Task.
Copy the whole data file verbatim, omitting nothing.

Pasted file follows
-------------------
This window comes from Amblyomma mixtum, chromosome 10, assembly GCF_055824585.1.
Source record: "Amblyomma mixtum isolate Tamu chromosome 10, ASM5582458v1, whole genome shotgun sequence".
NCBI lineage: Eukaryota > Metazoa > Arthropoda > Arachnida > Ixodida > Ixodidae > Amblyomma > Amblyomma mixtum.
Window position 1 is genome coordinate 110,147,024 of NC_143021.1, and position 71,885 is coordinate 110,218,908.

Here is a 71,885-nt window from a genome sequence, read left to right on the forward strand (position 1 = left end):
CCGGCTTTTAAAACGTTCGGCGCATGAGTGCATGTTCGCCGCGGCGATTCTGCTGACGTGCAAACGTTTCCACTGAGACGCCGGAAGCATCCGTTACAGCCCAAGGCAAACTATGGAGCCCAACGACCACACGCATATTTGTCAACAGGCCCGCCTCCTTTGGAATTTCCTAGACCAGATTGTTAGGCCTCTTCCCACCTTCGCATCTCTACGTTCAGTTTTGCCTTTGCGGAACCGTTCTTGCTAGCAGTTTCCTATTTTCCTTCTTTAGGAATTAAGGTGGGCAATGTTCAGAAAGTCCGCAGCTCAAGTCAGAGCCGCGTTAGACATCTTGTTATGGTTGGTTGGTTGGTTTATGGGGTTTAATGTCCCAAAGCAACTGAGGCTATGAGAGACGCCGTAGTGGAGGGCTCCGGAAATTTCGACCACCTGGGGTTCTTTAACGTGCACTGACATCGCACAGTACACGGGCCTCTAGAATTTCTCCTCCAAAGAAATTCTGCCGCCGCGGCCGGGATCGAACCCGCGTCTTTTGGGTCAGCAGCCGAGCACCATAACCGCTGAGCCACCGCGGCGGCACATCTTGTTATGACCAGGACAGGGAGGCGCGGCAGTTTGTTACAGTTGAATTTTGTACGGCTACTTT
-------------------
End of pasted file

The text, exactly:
This window comes from Amblyomma mixtum, chromosome 10, assembly GCF_055824585.1.
Source record: "Amblyomma mixtum isolate Tamu chromosome 10, ASM5582458v1, whole genome shotgun sequence".
NCBI lineage: Eukaryota > Metazoa > Arthropoda > Arachnida > Ixodida > Ixodidae > Amblyomma > Amblyomma mixtum.
Window position 1 is genome coordinate 110,147,024 of NC_143021.1, and position 71,885 is coordinate 110,218,908.

Here is a 71,885-nt window from a genome sequence, read left to right on the forward strand (position 1 = left end):
CCGGCTTTTAAAACGTTCGGCGCATGAGTGCATGTTCGCCGCGGCGATTCTGCTGACGTGCAAACGTTTCCACTGAGACGCCGGAAGCATCCGTTACAGCCCAAGGCAAACTATGGAGCCCAACGACCACACGCATATTTGTCAACAGGCCCGCCTCCTTTGGAATTTCCTAGACCAGATTGTTAGGCCTCTTCCCACCTTCGCATCTCTACGTTCAGTTTTGCCTTTGCGGAACCGTTCTTGCTAGCAGTTTCCTATTTTCCTTCTTTAGGAATTAAGGTGGGCAATGTTCAGAAAGTCCGCAGCTCAAGTCAGAGCCGCGTTAGACATCTTGTTATGGTTGGTTGGTTGGTTTATGGGGTTTAATGTCCCAAAGCAACTGAGGCTATGAGAGACGCCGTAGTGGAGGGCTCCGGAAATTTCGACCACCTGGGGTTCTTTAACGTGCACTGACATCGCACAGTACACGGGCCTCTAGAATTTCTCCTCCAAAGAAATTCTGCCGCCGCGGCCGGGATCGAACCCGCGTCTTTTGGGTCAGCAGCCGAGCACCATAACCGCTGAGCCACCGCGGCGGCACATCTTGTTATGACCAGGACAGGGAGGCGCGGCAGTTTGTTACAGTTGAATTTTGTACGGCTACTTT